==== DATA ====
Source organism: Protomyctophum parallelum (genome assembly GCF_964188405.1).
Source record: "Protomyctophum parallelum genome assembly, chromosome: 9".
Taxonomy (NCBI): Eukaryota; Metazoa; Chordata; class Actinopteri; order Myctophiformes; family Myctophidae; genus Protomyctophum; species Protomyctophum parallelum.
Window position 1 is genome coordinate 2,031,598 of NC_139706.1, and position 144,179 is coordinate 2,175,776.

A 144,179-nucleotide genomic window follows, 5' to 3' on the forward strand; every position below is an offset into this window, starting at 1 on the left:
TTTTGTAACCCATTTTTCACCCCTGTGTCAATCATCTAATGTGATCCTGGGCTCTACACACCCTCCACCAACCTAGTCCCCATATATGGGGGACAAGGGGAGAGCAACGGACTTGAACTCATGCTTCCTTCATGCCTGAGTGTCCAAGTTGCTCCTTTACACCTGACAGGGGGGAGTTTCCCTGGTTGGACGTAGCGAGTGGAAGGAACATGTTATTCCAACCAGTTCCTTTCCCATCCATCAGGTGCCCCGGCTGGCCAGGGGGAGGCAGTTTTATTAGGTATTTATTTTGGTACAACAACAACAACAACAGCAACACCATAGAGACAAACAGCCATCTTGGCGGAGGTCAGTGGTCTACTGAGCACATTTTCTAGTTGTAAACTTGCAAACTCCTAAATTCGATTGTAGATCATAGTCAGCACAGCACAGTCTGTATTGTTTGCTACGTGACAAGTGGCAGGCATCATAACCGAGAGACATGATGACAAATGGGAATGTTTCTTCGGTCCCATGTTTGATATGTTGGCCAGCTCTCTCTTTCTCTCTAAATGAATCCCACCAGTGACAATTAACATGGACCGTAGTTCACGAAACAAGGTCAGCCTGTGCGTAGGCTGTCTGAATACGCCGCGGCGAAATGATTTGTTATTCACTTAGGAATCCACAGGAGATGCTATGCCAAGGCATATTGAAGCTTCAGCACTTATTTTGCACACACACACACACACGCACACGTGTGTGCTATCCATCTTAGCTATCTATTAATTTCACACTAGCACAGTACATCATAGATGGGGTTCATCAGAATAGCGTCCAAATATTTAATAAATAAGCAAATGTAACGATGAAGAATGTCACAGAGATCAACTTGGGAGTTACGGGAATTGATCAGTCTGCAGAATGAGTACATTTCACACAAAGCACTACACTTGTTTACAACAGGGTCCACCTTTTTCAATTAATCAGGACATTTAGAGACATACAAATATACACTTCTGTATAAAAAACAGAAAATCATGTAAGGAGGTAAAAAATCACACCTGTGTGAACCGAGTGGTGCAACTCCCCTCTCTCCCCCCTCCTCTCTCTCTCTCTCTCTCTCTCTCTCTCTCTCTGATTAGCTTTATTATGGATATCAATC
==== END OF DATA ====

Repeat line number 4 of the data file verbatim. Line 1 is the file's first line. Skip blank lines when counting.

Window position 1 is genome coordinate 2,031,598 of NC_139706.1, and position 144,179 is coordinate 2,175,776.